Most of us have a busy work schedules and a dozen other commitments to look into.
But, to do justice to all these various aspects of your life, you MUST pay attention to your diet and health. How you eat your food is as important as what you eat. So, the next time you sit down to eat, enjoy your meal by keeping these pointers in mind.
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1. Eat slowly; chew your food well
It takes 20 minutes before your stomach sends a clear message to your brain that you're full.
If you take the time to chew your food well, you will find you end up eating less. Ideally, you should have smaller, frequent meals as opposed to larger, infrequent ones.
2. Eat more
If you want to lose weight, starving yourself does not help -- you need to eat well. Surprised?
Here's the explanation: When your body doesn't receive the required nutrients, your metabolism slows down. Metabolism is the rate at which you burn calories while resting. So, if you don't eat enough, fewer calories will be burnt and there will be less fat loss. You should eat small meals at regular intervals to keep your energy levels high. Eat till you are satiated (at the same time, don't forget what we suggested in Tip No 1).
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3. Eat less red meat
Red meats are high in saturated fat and should be avoided by people with high cholesterol. Chicken and fish are the best meats to consume.
Fish is better than chicken because it has antioxidants. Antioxidants are organic substances that include vitamins C, E, A and carotenoids; carotenoids add pigment to some fruits and vegetables. For instance, carrots wouldn't be orange without them. Beta-carotenoid is the most popular of carotenoids. Antioxidants help prevent cancer, heart disease and stroke.
These meats can be baked, grilled or roasted. Frying will add unnecessary fat.
4. Prevent constipation
Add fibre to your diet; this adds bulk to your food and prevents constipation. Whole grain foods like oatmeal, bran, wheat germ, brown rice, fruits (especially with their skin), prunes (dried plums), etc, are all good sources of fibre. Home remedies for constipation including the following: Have guavas with the seeds.
Have honey in a glass of milk twice a day.Have one tablespoon of corn syrup in a glass of water. Corn syrup is actually corn starch, which is primarily glucose. It is used in making candies, jams and jellies because it does not crystallise like sugar. Corn syrup is available in any well-stocked supermarket.
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5. Have onion and garlic
Onion decreases blood pressure and garlic decreases cholesterol. Any amount and form of onion and garlic will give you the benefits of their properties, but a raw garlic clove taken on an empty stomach in the morning is the best.
6. Use less salt in your cooking
Use minimum amount of salt for cooking if you have high blood pressure. Salt also causes water retention. This means your body will retain water if it is not receiving enough.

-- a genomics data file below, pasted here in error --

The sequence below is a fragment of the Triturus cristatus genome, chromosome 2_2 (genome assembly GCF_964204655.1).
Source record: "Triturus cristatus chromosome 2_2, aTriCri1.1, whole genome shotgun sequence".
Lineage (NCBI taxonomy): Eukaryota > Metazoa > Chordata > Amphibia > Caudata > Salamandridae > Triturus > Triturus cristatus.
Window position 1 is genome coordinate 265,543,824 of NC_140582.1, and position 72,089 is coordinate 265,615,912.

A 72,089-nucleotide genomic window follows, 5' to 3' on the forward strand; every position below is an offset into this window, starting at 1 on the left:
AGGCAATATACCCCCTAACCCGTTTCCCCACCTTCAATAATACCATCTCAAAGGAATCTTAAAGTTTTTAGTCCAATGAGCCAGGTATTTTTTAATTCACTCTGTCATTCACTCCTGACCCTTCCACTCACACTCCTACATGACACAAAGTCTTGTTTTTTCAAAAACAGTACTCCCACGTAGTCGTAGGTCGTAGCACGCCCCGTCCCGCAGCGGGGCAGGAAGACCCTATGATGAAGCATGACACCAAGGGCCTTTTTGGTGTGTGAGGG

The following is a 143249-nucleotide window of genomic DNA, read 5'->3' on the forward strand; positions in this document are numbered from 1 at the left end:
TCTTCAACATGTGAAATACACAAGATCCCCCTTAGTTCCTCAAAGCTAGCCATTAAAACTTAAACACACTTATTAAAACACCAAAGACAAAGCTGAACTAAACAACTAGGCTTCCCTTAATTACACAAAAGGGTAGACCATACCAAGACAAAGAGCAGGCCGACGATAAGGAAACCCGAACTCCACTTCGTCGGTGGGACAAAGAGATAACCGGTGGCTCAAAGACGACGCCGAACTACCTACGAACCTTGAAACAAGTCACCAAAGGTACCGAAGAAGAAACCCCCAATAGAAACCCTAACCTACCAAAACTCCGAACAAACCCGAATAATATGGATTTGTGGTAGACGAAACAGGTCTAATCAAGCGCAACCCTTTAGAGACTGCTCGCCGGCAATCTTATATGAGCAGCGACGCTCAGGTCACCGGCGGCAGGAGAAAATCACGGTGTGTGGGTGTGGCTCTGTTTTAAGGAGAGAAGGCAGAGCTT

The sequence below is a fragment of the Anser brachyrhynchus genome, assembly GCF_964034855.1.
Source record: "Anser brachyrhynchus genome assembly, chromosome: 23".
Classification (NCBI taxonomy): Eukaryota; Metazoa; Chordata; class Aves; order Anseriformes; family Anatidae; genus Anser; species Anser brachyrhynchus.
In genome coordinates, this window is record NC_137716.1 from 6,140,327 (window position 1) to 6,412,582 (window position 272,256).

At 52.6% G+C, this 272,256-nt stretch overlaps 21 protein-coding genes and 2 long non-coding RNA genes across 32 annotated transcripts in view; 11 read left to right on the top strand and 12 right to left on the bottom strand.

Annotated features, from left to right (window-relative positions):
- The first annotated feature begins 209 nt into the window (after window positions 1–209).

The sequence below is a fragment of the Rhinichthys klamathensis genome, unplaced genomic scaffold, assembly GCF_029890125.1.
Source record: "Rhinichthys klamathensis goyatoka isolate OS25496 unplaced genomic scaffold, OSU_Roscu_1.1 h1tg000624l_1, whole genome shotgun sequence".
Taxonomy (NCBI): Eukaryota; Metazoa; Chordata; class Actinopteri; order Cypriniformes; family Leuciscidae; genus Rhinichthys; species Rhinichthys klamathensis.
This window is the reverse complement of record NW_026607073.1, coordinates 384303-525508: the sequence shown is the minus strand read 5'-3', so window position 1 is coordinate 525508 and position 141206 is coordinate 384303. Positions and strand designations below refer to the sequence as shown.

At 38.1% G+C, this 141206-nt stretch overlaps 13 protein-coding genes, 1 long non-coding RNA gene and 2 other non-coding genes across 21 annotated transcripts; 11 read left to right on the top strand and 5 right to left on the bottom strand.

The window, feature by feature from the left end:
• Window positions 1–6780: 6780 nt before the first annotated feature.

After all, it still has to carry on the normal functioning of the organs and, if you are not drinking enough H2O, then the body starts keeping it.
Water being taken in other forms, such as, soups, dals, drinks, etc, is retained for later use. Bloating and puffiness are all signs of water retention.
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7. Have calcium-rich foods
Use skimmed or double-toned milk and milk products as these contain less fat. Double-toned milk has lesser fat than toned or full cream milk.
In the non-packaged variety, cow's milk is just as good as skimmed milk; it is definitely better than buffaloes' milk as the latter contains large amounts of fat. You should have between one and two glasses of milk a day.
Other sources of calcium and protein can be taken instead of milk, if one is allergic to it. Calcium rich foods include almonds, figs, red kidney beans (rajma), mustard greens (sarson ka saag), etc. Proteins can be found in meats, sprouts, soya, dals, etc.
8. Switch from maida to whole grains
Replace maida products with whole grains, whole wheat, soya breads, etc, as these have a good amount of fibre; fibre helps in binding cholesterol, which helps in less production of bad cholesterol. Whole grain foods like oatmeal, bran, wheat germ and brown rice, fruits, especially with skins, prunes, etc, are all good sources of fibre.
Too much fibre may cause loose stools, so you have to monitor your individual intake accordingly. Medically, approximately 25 gm of fibre a day is enough to help maintain your digestive system.
A good indicator: four slices of brown bread contains five grams of fibre; so does one large banana or orange.
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9. Have foods that contain iron
These include red meats, especially liver, fruits like watermelon and pomegranate, vegetables like spinach, beans, beets and broccoli, whole grains, dried fruits, especially prunes, sunflower seeds, etc.
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You may have heard some of these before. But the best good food habit, which we all seem to overlook, is to actually taste and enjoy the flavour of the food with your emotions instead of just your tongue.